Butyl Liquid Rubber Competition
|The Competition||A Roof Coated with Liquid Roof|
For years the roofing industry had been looking for a way to develop a product based on a one curing process with the ability to “cross link” Butyl polymers at ambient temperatures. In 170, a polymer was manufactured and as a result the first Liquid Butyl was developed. Today, with years of history of success Butyl Liquid has steadily been increasing its popularity around the world for very good reasons.
Butyl Liquid Rubber is significantly similar to the sheet version, but with a few exceptions. It will form a seamless membrane and the unique drying by catalyst provides an airtight membrane as well. The process of how Butyl Liquid Rubber dries or hardens is called a free radical polymerization. Polymerization is a process of reacting monomer molecules together in a chemical reaction to form polymer chains or three-dimensional networks. Our catalyst provides the best properties to ensure a proper cure as well as a very long pot life (working time to use the product). This is another reason it has been marketed over the years as a do-it-yourself product.
Our Butyl Liquid Rubber has excellent weatherability and can withstand high temperatures (up to 250° F). It can also remain flexible at very low temperatures (brittle point is –40° F) and has resistance to acids, alkalis and polar solvents. Below outlines the results of laboratory testing on various chemicals along with their concentration percentages.
It can even withstand total water immersion indefinitely. There are numerous benefits which have distinguished this system as the roof sealant of choice for the past 25 years. Due to its special formulation, it will not chalk. Please refer to our USES PAGE for approved application surfaces. Liquid Rubber may be applied to 95% of roof types and effectively extend the life of an existing roof for a significant number of years.
Compatibility and Performance of Liquid Roof Coatings
Compatibility and performance should be the main criteria in choosing a liquid roof coating. The following comparison lists the pros and cons of various types.
There are many types of roofing materials on the market today. They range from metal decking, shingles, built-up systems, a multitude of single ply membrane systems to single and two component liquid coatings. Each one has a particular cost and performance function that distinguishes it from the others. Some are sophisticated high-tech products commanding a premium price and others are the low-tech but widely used materials. The former requires more skill to install and offers a longer life expectancy than the latter, but regardless of what roofing material was selected there is a high probability that some failures resulting in leaks will occur. The failures could be the result of improper installation, material failure, or a recent roof penetration that was not adequately sealed.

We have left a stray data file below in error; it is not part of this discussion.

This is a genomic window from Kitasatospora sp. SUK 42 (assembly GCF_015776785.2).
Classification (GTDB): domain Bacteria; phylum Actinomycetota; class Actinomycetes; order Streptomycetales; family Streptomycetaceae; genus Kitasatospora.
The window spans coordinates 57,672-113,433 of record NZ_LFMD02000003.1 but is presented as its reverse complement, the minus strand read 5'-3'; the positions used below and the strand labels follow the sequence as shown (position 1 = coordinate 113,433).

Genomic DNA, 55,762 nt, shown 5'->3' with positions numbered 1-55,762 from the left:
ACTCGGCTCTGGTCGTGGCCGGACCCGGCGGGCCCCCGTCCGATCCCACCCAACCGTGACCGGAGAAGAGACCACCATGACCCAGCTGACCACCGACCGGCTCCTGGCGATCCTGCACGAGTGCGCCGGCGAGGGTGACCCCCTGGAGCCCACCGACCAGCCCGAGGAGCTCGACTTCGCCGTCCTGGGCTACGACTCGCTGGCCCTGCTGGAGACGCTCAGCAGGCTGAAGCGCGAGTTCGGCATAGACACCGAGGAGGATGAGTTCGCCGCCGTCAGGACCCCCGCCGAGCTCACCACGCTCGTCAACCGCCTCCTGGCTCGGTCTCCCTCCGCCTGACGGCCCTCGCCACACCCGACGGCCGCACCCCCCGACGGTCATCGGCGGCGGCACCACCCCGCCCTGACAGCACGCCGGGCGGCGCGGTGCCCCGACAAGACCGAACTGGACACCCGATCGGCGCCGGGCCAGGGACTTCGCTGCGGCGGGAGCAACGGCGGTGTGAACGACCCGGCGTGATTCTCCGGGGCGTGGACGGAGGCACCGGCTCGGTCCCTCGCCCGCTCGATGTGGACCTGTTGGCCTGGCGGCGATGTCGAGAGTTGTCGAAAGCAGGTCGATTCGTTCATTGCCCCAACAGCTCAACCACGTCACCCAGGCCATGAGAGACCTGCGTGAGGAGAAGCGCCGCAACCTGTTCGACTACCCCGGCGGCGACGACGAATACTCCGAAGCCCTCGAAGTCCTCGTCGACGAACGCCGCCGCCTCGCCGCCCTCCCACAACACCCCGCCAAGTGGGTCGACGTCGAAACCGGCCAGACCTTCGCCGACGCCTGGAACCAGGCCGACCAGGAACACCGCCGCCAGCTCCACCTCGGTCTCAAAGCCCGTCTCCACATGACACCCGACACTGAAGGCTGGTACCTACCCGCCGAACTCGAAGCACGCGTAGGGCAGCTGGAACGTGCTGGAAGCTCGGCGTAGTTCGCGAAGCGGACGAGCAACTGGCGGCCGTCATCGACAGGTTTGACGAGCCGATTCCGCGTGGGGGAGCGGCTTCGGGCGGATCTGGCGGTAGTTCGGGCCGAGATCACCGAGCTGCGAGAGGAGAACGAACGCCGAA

The single ply roofing membranes such as Hypalon and some Thermoplastics were thought to be the “end-all” solution to leaking roofs. However, experience over the past twenty years has proven otherwise. These membrane systems have shown themselves to be only as good as the integrity of their seam seals. Seams are bonded with adhesives or in the case of the thermoplastics, fused with heat. Both of these seam seal methods require the contact surfaces to be clean and of the same dimension to prevent wrinkles. Sloped roofs can tolerate some imperfect seam seals but flat roofs that develop ponding water cannot. It is assumed that the probability of a roof developing leaks will be in direct proportion to the number of joints and seams.
Liquid Elastomeric coatings were developed to repair leaks and extend the service life of existing roofs. These products will be one of four generic types for ambient cure:
Nearly all of the liquid coatings could be used on sloped roofs as long as they were compatible with the substrate. Flat roofs have an additional requirement – the coating must be able to withstand ponding water. Figure 1 shows the relative water vapor transmission of several polymer types.